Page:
At a time of widespread agricultural distress caused by successive droughts, unremunerative farming and debt-trapped rural economies, a young man with his mobile app is showing how change can be brought in the life of farmers at the grassroot level.

In 2016, V. Naveen Kumar, who had no personal knowledge of
agriculture, was so moved by the suicide of a farmer in a village in his native
Warangal district of Telangana that for the next three months he ran around
like a man possessed, meeting farmers to understand their problems. He
interacted with agri-entrepreneurs and other stakeholders to find if there is a
way he can bring some change in the lives of the financially besieged farmers.

Today, over 1.24 lakh farmers in Telugu-speaking states of
Telangana and Andhra Pradesh use his mobile app NaPanta to avail a host of
services, all free of cost. And this MBA degree holder is satisfied that he is
contributing his mite to bring some change in the way they practise
agriculture.

NaPanta, which was started in June 2017, saw, surprisingly,
thousands of farmers download the app. The launch of the pocket-friendly
Reliance Jio and the boom in use of WhatsApp brought more people on the
platform.

The app, which provides all farming-related information and
communication in Telugu on a single platform, is significantly reducing the
time and cost of cultivation for a farmer in real time.

“I am confident that if farmers follow my platform,
they will be able to save 20 per cent on expenditure and get 10 per cent extra
yield. We can make 30 per cent difference,” V. Naveen Kumar, Founder and
Managing Director, NaPanta, told IANS.

While the country has many apps to help farmers, there is no
single app covering the entire gamut of agriculture activity ranging from
selection of crops to locate the market offering highest price for their
produce. From advisory services and weather information to market prices and
e-commerce, the digital platform offers the comprehensive agri eco-system.

The app has tools like crop expenditure (which helps farmers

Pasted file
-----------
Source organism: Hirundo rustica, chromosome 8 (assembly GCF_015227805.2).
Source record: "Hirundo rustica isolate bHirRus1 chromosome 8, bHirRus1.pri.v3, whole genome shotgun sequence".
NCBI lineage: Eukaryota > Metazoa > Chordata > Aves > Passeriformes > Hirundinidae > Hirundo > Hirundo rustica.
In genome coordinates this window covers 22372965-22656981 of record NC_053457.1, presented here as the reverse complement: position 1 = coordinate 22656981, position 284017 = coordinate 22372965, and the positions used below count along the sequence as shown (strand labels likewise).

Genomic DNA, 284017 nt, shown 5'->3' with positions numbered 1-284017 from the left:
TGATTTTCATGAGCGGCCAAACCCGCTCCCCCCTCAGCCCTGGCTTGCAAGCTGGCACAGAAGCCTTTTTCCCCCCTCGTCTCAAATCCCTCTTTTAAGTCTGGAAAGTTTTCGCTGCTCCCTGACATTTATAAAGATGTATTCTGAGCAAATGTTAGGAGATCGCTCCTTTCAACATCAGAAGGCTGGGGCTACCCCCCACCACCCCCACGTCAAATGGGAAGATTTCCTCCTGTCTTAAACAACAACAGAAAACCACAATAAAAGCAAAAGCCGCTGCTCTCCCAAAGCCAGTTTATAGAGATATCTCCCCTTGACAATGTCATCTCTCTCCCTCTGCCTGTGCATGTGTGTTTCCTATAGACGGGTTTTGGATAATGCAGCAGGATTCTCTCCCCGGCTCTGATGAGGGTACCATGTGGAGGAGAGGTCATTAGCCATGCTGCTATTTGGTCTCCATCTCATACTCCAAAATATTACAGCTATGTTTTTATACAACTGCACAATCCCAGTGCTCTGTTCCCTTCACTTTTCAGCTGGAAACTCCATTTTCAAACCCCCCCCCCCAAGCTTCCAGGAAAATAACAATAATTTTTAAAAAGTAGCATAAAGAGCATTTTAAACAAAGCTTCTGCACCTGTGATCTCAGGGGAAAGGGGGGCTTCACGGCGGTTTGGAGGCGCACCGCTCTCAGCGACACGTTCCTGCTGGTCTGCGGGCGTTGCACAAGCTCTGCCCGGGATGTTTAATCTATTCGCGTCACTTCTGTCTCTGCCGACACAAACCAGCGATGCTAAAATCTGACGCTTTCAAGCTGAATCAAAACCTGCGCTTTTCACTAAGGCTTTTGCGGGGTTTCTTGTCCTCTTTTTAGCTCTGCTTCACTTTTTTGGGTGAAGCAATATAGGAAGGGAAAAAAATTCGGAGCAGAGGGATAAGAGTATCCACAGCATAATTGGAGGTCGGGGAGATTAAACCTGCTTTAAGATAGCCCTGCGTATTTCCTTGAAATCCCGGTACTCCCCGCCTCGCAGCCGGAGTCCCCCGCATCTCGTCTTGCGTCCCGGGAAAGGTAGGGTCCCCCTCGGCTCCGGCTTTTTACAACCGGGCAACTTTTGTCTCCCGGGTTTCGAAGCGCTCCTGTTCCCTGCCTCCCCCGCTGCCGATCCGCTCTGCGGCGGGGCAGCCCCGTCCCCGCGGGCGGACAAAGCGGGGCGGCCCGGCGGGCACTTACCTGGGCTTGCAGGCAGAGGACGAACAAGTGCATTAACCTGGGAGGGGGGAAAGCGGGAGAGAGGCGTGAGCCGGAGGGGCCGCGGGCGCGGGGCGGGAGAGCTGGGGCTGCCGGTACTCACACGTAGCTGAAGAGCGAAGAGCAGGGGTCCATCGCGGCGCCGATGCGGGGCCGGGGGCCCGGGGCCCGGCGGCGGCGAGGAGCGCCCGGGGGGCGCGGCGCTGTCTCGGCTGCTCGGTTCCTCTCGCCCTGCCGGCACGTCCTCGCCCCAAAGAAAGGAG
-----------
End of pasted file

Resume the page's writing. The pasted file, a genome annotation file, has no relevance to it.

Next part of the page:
track their expenses in an organized manner), crop protection, weekly agro
advisory, agri forum, market price, agri e-commerce, crop insurance, weather,
food processing technologies, and soil testing information.

A farmer can also buy or rent an agri-equipment as per the
requirements of his crop cycle and can also sell his produce for the highest
price without any middleman.

The app also allows farmers to access real-time and dynamic
information pertaining to daily market prices of 300 agri-commodities across
over 3,500 markets, along with three-year price trend.

Currently available in Telugu and English, NaPanta App
provides complete pest and disease management details, covering 90 crops and
with suggestions about 3,000 pesticide products.

Naveen Kumar, who earlier worked as a Credit Relationship
Manager in ICICI Bank and later as Credit Risk Manager with HDFC Bank before
co-founding apnaloanbazaar.com, a retail loan distribution services portal,
says he is trying to build core competence among the farmers.

According to him, for all their requirements, small and
marginal farmers depend on third parties like distributors of the companies.

“With no knowledge of agriculture practices and
requirements of a particular farmer, they try to push their products for some
extra profit and as a result the farmers either suffer crop losses or end up
incurring huge expenditure.”

With agriculture extension officers of the government more
focused on clerical related activities rather than extending actual help, he
believes there is a huge gap between farmers and the government initiated
activity.

“Farming is not depending on a single advisory. It is a
combination of various services. We identified all that a farmer needs in day
to day life and ensured that he has easy access to the advisory so that
whenever he gets a doubt, he can get it cleared then and there,” he said.

Naveen said several states including Maharashtra and Tamil
Nadu were showing interest in the platform. The app will be available in Hindi
and Tamil in June-July this year. “If everything goes well in next 3 to 5
years, we will have our presence in 7-9 states,” said Naveen, who heads a
five-member team.

While the information on app will clear regular doubts of
farmers, for specific doubts a farmer can ask questions to a panel which
includes agriculture scientist and experts. IANS

NaPanta, an incubatee of International Crops Research
Institute for the Semi-Arid Tropics (ICRISAT) also gets the institute’s help in
business activity, reaching the farmers and engagement with agri-input
companies.

The startup, which can sustain for next six months on its
own, is receiving proposals from different investment companies and Naveen says
he will go with whoever is close to his idea.

With huge amount of data being generated on the digital
platform, Naveen embarked on building big-data architecture with crowd-sourcing
information. It is building database with information on major crops in a
particular area, major insects which affect a crop, cropping system, sequential
cropping model, pesticides and where the farmers sell their produce.

He is confident that this data will be a goldmine in the coming years. “This kind of crowd-sourcing information is not available in the agriculture sector in India. We are getting information from actual farmers and not third parties.” IANS

(Excerpt) Read more Here | 2019-05-18 18:34:13
Image credit: source

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